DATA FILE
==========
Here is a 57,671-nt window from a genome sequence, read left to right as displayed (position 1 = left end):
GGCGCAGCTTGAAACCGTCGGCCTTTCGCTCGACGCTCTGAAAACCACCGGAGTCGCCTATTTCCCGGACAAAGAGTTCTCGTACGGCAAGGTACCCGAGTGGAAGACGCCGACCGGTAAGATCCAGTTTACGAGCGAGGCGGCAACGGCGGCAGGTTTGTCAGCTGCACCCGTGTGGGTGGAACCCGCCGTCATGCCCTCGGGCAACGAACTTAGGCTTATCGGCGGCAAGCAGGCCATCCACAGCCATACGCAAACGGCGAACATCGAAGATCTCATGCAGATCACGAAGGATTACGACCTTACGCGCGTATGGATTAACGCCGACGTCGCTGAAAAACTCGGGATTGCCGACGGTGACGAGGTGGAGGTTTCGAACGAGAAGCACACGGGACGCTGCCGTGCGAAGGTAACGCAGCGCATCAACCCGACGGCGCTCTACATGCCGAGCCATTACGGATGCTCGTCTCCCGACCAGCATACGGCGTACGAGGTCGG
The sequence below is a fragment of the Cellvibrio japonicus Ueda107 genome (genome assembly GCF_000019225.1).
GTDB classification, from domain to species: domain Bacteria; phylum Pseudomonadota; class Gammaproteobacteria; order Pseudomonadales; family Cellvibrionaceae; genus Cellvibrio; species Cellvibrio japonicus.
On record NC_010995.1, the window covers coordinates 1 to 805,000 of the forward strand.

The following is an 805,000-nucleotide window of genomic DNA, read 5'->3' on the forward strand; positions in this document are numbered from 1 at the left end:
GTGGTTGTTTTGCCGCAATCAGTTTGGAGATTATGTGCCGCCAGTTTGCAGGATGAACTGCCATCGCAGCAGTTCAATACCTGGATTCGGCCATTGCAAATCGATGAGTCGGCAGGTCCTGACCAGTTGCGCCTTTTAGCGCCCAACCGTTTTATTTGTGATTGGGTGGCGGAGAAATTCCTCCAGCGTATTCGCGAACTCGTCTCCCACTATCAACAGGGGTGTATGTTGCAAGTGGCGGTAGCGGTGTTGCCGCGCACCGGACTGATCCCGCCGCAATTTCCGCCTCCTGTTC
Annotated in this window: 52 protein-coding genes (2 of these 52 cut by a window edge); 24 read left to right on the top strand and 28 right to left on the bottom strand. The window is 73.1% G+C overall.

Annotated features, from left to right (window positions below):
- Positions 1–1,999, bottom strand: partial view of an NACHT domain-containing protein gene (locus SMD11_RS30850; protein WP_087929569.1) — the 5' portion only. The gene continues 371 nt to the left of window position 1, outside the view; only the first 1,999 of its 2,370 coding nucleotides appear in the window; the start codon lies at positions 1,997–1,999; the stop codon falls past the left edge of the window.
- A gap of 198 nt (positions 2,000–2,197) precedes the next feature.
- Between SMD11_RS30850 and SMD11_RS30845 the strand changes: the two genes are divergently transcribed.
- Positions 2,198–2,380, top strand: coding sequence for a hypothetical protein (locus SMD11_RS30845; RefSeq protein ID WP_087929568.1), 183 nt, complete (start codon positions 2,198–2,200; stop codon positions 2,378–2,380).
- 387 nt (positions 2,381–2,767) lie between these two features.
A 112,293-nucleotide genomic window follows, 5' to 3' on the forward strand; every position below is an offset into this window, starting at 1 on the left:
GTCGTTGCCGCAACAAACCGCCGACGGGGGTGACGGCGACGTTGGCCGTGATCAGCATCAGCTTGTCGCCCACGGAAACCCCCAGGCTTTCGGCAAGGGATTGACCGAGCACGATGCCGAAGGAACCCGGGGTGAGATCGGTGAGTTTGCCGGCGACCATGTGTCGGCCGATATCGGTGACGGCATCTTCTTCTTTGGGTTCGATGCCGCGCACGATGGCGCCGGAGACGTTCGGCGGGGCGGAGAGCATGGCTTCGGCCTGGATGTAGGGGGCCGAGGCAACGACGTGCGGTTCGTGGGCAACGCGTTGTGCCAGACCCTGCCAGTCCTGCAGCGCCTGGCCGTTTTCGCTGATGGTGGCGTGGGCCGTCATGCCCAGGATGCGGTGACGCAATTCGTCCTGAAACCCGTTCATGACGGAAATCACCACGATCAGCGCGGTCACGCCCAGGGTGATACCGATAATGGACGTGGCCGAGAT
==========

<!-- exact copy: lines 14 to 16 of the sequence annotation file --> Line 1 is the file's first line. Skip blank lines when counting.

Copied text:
- 387 nt (positions 2,381–2,767) lie between these two features.
A 112,293-nucleotide genomic window follows, 5' to 3' on the forward strand; every position below is an offset into this window, starting at 1 on the left:
GTCGTTGCCGCAACAAACCGCCGACGGGGGTGACGGCGACGTTGGCCGTGATCAGCATCAGCTTGTCGCCCACGGAAACCCCCAGGCTTTCGGCAAGGGATTGACCGAGCACGATGCCGAAGGAACCCGGGGTGAGATCGGTGAGTTTGCCGGCGACCATGTGTCGGCCGATATCGGTGACGGCATCTTCTTCTTTGGGTTCGATGCCGCGCACGATGGCGCCGGAGACGTTCGGCGGGGCGGAGAGCATGGCTTCGGCCTGGATGTAGGGGGCCGAGGCAACGACGTGCGGTTCGTGGGCAACGCGTTGTGCCAGACCCTGCCAGTCCTGCAGCGCCTGGCCGTTTTCGCTGATGGTGGCGTGGGCCGTCATGCCCAGGATGCGGTGACGCAATTCGTCCTGAAACCCGTTCATGACGGAAATCACCACGATCAGCGCGGTCACGCCCAGGGTGATACCGATAATGGACGTGGCCGAGAT